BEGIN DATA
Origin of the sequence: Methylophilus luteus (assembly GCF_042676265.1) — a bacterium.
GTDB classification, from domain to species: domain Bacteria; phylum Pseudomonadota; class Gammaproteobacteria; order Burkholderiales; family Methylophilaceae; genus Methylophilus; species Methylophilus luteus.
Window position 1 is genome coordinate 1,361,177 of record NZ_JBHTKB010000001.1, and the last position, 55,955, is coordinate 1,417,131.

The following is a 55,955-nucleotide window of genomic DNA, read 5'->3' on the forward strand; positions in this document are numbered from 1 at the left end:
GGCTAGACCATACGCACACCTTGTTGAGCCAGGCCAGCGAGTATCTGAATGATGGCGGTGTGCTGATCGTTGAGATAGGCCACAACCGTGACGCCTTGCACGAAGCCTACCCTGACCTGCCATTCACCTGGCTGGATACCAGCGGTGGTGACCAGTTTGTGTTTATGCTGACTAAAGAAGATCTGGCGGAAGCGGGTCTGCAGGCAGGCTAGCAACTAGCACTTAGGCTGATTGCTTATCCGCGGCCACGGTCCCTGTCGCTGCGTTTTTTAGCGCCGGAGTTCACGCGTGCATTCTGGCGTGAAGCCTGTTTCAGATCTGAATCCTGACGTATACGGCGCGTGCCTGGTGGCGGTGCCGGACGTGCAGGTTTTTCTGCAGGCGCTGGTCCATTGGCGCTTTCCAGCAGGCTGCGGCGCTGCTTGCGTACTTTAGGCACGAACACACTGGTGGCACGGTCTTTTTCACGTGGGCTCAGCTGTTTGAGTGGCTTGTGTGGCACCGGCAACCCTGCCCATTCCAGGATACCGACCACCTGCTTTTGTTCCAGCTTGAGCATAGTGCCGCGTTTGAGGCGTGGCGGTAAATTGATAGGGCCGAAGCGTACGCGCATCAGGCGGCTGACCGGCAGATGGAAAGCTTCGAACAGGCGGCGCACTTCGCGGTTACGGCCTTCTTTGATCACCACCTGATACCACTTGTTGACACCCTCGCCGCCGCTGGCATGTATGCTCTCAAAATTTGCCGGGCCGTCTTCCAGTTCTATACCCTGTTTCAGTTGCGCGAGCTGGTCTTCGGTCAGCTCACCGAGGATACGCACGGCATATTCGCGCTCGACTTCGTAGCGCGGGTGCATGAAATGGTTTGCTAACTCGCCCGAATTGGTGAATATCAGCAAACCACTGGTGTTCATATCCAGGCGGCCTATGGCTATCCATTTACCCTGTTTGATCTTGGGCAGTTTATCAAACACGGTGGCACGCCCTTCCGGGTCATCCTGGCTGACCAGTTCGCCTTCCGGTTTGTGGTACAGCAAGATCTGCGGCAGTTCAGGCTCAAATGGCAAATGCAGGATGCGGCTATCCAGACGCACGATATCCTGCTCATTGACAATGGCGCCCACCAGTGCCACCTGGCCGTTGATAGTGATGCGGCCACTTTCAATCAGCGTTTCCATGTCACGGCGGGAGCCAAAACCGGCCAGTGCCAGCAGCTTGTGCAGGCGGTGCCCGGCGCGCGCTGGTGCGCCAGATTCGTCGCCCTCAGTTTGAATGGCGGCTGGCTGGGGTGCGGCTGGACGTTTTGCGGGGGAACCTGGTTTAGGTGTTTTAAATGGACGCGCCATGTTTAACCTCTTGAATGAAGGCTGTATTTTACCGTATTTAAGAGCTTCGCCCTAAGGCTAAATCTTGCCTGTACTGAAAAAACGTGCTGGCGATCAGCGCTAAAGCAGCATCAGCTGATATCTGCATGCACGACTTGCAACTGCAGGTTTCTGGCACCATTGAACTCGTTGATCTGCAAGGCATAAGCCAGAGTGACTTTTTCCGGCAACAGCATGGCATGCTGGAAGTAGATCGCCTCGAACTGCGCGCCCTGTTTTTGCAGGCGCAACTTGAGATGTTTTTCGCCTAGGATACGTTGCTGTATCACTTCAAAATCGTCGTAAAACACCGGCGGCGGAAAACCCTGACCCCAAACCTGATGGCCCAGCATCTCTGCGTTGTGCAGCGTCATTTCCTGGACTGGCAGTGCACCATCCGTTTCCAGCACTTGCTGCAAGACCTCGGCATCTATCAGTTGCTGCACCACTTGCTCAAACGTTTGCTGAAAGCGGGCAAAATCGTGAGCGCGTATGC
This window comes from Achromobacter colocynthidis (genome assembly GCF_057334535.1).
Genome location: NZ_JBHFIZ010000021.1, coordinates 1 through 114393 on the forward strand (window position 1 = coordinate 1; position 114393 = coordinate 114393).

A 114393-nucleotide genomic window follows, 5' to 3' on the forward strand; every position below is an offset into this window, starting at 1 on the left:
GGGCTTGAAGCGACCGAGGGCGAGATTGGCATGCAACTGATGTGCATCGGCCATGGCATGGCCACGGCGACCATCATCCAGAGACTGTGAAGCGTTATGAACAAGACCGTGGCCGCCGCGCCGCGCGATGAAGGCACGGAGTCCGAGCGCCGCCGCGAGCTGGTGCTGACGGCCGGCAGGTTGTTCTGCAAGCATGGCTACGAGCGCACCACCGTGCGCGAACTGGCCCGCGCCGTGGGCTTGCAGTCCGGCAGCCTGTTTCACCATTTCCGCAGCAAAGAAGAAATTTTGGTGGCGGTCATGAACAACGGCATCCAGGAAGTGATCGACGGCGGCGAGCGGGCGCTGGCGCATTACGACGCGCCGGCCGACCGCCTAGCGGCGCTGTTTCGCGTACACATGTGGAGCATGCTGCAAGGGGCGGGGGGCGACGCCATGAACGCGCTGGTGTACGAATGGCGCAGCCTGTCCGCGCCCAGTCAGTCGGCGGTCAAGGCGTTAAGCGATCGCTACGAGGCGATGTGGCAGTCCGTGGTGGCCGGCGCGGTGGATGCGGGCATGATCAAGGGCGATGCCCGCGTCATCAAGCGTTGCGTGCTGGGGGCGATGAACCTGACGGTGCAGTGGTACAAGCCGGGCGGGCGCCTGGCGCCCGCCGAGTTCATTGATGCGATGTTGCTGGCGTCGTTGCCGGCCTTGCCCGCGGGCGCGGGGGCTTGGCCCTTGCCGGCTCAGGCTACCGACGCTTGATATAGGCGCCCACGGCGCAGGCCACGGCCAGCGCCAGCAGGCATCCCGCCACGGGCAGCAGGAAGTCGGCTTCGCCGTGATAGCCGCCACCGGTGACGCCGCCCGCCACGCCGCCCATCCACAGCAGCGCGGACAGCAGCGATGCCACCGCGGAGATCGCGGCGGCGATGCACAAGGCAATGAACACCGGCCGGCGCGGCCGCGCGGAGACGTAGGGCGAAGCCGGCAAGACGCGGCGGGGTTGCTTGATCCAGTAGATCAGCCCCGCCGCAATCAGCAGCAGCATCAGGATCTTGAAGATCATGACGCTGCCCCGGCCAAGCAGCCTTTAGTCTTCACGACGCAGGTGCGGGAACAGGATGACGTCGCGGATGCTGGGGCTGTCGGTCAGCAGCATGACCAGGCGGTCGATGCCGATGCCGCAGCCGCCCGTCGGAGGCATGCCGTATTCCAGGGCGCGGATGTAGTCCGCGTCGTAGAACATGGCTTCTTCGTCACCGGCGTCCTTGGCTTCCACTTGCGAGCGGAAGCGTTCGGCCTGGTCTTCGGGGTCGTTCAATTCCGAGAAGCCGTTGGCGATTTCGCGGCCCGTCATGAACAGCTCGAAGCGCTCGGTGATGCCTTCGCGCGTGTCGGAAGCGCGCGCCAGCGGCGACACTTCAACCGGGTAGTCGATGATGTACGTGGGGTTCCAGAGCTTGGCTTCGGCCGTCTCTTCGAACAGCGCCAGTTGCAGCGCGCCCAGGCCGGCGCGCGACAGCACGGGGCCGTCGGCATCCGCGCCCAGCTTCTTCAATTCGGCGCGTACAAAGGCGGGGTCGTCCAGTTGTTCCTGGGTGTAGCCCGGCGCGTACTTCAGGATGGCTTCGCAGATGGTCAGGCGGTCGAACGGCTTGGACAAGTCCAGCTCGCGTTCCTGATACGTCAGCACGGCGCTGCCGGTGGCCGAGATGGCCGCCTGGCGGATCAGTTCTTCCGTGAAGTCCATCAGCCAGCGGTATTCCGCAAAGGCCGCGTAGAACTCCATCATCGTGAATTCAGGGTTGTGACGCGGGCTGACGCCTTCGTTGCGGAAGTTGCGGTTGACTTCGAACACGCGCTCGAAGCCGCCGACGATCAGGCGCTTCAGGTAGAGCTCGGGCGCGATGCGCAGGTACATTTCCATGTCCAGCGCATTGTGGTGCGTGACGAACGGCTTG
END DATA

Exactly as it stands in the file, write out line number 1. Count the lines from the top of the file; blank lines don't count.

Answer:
Origin of the sequence: Methylophilus luteus (assembly GCF_042676265.1) — a bacterium.